PDO committee rules on murals, forwards decision to planners
After months of requests from the La Jolla Community Planning Association, the La Jolla Planned District Ordinance (PDO) committee finally discussed — and voted — on controversial installations around town.
The images in question were 1) a marquee depicting a McLaren car over a McLaren dealership that was once illuminated at night, and 2) a panorama with renderings of the Conrad Performing Arts Center on the back of a building at 1111 Prospect St. (The Conrad itself is at 7600 Fay Ave.)
The committee decided during its June 10 meeting that the installations in place are acceptable, and that they would subject any future questionable “murals” to the terms of the PDO, La Jolla’s blueprint for development.
The committee’s efforts to reach its decision were not taken lightly. Members discussed the issue for almost an hour, hashing out how to avoid being art critics, but still respecting the needs of the community; when something should come before the board for action; what its purview is; potential processes and changes to the PDO; and whether it makes a difference if a “mural” is painted on the wall or printed on a canvas and hung.
PDO chair Deborah Marengo explained the presence of murals in The Village goes back to 2010, when the Murals of La Jolla program was launched under the auspices of the La Jolla Community Foundation to take blank walls around town and place murals upon them. (The program is now run by the Athenaeum Music & Arts Library.) The program was approved by the PDO committee, La Jolla’s Development Permit Review committee, La Jolla Town Council and La Jolla Community Planning Association.
The artists and works chosen for the murals program are selected by an art committee, and rotate out every few years. These murals are all accompanied by an informational plaque.
However, with the success of the program, and following the model of some landmark businesses, some retailers painted murals where they once had blank walls. Notable examples include the 910 Restaurant within the Grande Colonial Hotel, which features a small mural including the number 910 on the side of the building; and the Branding Iron silk screening shop/Marco Polo service shop, which features the business name and phone number within the mural.
Recently, The Shoal Hotel painted a mural on the side of its building depicting a beach, with the words “The Shoal” embedded in it; whereas the Cruisers sandwich shop painted an image of a woman, with no mention of sandwiches or the name Cruisers.
“So where do you draw the line?” Marengo asked? “It’s a difficult thing.”
The issue arose with the McLaren image late last year, when residents complained because they considered it an advertisement and not art, arguing it depicted what is sold below and was illuminated at night. A City Code Compliance complaint was filed, and the image was considered to be in “involuntary compliance” — meaning it’s in compliance after a remedy was issued, in this case, the lighting was cancelled.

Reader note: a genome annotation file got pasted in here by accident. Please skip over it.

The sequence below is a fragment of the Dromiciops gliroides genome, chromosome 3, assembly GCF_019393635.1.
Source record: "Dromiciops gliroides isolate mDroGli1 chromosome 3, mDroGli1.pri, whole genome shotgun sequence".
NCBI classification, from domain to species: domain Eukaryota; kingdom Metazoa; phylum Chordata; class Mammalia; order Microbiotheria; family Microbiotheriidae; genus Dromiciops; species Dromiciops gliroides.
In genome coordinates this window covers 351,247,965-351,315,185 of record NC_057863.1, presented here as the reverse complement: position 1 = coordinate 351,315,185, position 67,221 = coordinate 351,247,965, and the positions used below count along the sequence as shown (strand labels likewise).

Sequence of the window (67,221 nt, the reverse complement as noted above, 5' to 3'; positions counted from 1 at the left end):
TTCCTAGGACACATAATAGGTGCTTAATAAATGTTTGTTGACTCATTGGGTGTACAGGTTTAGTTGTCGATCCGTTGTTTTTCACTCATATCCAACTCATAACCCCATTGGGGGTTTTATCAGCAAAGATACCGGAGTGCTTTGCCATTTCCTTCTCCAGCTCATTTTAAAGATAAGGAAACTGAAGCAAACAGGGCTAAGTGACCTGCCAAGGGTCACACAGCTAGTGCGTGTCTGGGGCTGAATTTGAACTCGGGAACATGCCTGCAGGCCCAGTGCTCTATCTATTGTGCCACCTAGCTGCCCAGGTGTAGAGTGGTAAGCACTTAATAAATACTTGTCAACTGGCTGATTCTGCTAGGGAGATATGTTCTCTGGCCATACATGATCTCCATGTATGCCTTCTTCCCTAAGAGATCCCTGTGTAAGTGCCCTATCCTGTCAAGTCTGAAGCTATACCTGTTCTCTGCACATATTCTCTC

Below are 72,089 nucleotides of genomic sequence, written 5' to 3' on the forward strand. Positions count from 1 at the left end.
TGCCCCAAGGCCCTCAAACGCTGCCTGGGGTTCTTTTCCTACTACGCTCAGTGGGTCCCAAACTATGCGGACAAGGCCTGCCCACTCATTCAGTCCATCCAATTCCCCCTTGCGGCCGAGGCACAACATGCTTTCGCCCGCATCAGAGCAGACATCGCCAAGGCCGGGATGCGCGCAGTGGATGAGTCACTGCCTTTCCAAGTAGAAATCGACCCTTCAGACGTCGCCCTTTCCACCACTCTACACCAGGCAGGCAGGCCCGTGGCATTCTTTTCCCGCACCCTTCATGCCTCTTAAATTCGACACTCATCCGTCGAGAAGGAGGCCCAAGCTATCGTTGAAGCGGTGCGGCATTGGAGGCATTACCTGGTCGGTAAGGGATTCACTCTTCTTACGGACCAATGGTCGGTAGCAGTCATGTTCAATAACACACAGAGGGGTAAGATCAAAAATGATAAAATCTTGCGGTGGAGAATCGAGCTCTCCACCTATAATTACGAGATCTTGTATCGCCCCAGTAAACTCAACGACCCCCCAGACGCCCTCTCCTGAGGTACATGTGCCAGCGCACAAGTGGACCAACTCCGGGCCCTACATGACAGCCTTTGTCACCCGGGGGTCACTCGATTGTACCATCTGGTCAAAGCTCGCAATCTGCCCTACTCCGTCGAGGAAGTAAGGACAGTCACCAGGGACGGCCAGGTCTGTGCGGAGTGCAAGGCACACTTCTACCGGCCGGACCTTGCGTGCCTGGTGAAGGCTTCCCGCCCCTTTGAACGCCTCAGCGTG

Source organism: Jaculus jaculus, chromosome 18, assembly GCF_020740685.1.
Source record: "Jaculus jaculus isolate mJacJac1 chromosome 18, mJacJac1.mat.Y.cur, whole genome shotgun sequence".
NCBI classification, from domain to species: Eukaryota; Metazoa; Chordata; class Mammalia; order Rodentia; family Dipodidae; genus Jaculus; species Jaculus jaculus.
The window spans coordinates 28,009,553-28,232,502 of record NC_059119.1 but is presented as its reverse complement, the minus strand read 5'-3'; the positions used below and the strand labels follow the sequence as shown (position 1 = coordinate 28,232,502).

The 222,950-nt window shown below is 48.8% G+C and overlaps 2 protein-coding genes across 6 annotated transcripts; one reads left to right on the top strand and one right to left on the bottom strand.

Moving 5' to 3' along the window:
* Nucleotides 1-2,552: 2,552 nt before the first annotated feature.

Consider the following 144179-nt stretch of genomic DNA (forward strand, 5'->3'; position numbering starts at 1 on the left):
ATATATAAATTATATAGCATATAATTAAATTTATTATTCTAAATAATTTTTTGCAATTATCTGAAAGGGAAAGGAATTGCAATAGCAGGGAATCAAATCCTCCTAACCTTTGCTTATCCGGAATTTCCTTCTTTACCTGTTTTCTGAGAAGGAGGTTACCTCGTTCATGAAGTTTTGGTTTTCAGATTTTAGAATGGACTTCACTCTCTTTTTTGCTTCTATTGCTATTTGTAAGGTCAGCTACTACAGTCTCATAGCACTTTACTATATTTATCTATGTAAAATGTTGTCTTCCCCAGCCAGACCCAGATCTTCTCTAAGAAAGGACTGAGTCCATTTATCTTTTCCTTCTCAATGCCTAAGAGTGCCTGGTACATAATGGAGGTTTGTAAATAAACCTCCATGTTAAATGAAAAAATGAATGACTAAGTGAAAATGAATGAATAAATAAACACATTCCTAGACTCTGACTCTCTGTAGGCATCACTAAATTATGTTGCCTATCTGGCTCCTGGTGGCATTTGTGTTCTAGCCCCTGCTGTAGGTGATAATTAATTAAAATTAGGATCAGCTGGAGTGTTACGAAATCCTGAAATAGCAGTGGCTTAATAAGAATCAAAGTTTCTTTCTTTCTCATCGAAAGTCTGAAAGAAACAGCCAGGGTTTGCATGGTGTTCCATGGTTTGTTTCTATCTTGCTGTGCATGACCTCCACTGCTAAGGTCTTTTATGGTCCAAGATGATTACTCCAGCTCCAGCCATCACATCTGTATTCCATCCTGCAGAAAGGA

Further, the Community Planning Association expressed concern about renderings of The Conrad Performing Arts Center on a property on Herschel Avenue (not on The Conrad property) for similar reasons.
In codifying “signs,” the San Diego Municipal Code states: “Painted graphics that are murals, mosaics, or any type of graphic art that are painted on a wall or fence and do not contain copy, advertising symbols, lettering, trademarks, or other references to the premises, products or services that are provided on the premises where the graphics are located or any other premises, are not signs for the purposes of these regulations.” Some La Jolla “murals” meet in the middle, by making references to the services provided in the building or name of the company, but are painted on the walls.
The La Jolla Sign District sub-section of the Municipal Code and the La Jolla PDO have regulations based on the size and placement of the image, but not its content.
As such, trustee Gail Forbes suggested the PDO committee limit its scope to what is within the PDO. “I don’t think we should get into the details about what is art,” she said. “The PDO should have some purview over things, such as lighting or location, so it does not interfere with surrounding neighbors. Our purview is signs, not murals, we are not empowered in any way to control art in La Jolla. We monitor signs. If a mural comes before us that could be construed as a sign, then we will respond.”
Speaking to the murals the PDO was tasked with reviewing, trustee Joe Pitrofsky said the McLaren image “does not have any wording on it” and therefore does not register as a sign or ad to him; and The Conrad panorama is not an issue because it is not on the Conrad property. He added if the business has the name or services offered, but no additional advertising information such as prices, “would we rather see that or a blank wall?”
After much discussion, the committee was unable to decide upon any procedural changes they could make or any rules to set for what falls under the “sign” versus “mural” categories. As such, members opted to limit their motion to the McLaren and The Conrad images, which they approved.
With the vote, LJCPA now has findings with which to ratify or discuss the matter further. LJCPA will meet July 18.
Pending items to review, the PDO Planned District Ordinance committee will next meet 4 p.m. Monday, July 8 at the Rec Center, 615 Prospect St. lajollacpa.org
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